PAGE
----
Yi, (simplified Chinese: ; traditional Chinese: ; pinyin: ; Jyutping: Ji6; Zhuyin Fuhao: ㄧˋ), literally "justice, moral, righteousness; meaning," is an important concept in Confucianism. It involves a moral disposition to do good, and also the intuition and sensibility to do so competently.[1][2]

Yi resonates with Confucian philosophy's orientation towards the cultivation of benevolence (ren) and good form (li).

Yi represents moral acumen which goes beyond simple rule following, and involves a balanced understanding of a situation, and the "creative insights" necessary to apply virtues "with no loss of sight of the total good. Yi represents this ideal of totality as well as a decision-generating ability to apply a virtue properly and appropriately in a situation."[3]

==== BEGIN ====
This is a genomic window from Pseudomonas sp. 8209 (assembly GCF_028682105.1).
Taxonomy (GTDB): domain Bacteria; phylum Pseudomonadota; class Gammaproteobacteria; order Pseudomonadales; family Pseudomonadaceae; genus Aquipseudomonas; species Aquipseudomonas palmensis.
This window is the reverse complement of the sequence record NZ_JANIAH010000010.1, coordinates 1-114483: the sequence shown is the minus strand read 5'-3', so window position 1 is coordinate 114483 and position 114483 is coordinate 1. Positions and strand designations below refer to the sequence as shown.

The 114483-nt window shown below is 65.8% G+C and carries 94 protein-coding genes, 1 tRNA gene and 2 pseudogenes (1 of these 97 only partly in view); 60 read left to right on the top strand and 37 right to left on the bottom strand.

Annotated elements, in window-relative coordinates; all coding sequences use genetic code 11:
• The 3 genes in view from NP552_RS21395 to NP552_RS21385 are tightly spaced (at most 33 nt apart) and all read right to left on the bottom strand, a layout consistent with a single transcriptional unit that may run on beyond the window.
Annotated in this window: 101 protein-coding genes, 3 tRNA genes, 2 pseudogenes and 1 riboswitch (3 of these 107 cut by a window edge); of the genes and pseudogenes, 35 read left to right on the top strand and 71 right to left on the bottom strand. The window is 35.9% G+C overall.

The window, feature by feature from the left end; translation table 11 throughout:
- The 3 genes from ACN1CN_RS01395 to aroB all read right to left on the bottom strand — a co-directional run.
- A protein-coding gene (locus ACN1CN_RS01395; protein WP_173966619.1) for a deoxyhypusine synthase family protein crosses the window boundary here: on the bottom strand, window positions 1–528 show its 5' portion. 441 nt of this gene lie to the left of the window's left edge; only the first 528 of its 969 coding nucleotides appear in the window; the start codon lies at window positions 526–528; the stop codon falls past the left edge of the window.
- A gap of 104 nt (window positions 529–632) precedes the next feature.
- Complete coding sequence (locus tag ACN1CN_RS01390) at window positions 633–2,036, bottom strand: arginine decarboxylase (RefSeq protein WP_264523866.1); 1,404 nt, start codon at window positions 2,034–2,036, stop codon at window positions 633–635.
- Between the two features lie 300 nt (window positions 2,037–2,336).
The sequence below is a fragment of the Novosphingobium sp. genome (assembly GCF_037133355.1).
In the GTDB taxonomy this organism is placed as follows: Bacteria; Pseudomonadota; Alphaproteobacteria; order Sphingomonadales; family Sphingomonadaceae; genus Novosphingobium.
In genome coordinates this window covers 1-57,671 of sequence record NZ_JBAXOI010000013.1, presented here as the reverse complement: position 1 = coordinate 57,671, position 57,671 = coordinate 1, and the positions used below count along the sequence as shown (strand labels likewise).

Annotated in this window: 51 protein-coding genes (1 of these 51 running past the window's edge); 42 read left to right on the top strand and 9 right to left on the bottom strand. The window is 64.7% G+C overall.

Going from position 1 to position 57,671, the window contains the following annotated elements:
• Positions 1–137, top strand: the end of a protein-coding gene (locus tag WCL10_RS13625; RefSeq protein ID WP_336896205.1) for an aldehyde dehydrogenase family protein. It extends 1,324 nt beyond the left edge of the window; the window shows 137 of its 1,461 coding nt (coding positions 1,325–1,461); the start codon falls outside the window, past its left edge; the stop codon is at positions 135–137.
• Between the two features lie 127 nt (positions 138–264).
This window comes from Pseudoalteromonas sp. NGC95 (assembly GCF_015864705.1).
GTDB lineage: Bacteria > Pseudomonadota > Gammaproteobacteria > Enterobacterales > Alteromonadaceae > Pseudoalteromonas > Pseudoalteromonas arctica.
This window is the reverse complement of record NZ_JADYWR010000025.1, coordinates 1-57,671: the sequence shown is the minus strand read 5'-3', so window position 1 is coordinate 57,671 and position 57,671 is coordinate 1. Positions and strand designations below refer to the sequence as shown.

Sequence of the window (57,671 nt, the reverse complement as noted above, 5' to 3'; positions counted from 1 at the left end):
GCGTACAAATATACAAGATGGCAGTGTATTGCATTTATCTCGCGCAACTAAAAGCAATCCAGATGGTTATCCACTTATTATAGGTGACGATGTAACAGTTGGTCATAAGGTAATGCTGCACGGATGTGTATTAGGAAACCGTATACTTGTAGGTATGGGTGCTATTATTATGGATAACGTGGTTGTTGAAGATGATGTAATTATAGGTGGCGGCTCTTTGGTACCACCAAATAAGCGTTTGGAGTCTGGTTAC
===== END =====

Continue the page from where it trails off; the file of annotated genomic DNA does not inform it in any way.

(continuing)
In application, yi is a "complex principle" which includes:

  1. skill in crafting actions which have moral fitness according to a given concrete situation
  2. the wise recognition of such fitness
  3. the intrinsic satisfaction that comes from that recognition.[2]

See also



  1. ^ "The Main Concepts of Confucianism". Philosophy.lander.edu. Retrieved 2012-08-13.
  2. ^ a b (Cheng)
  3. ^ (Cheng p. 271)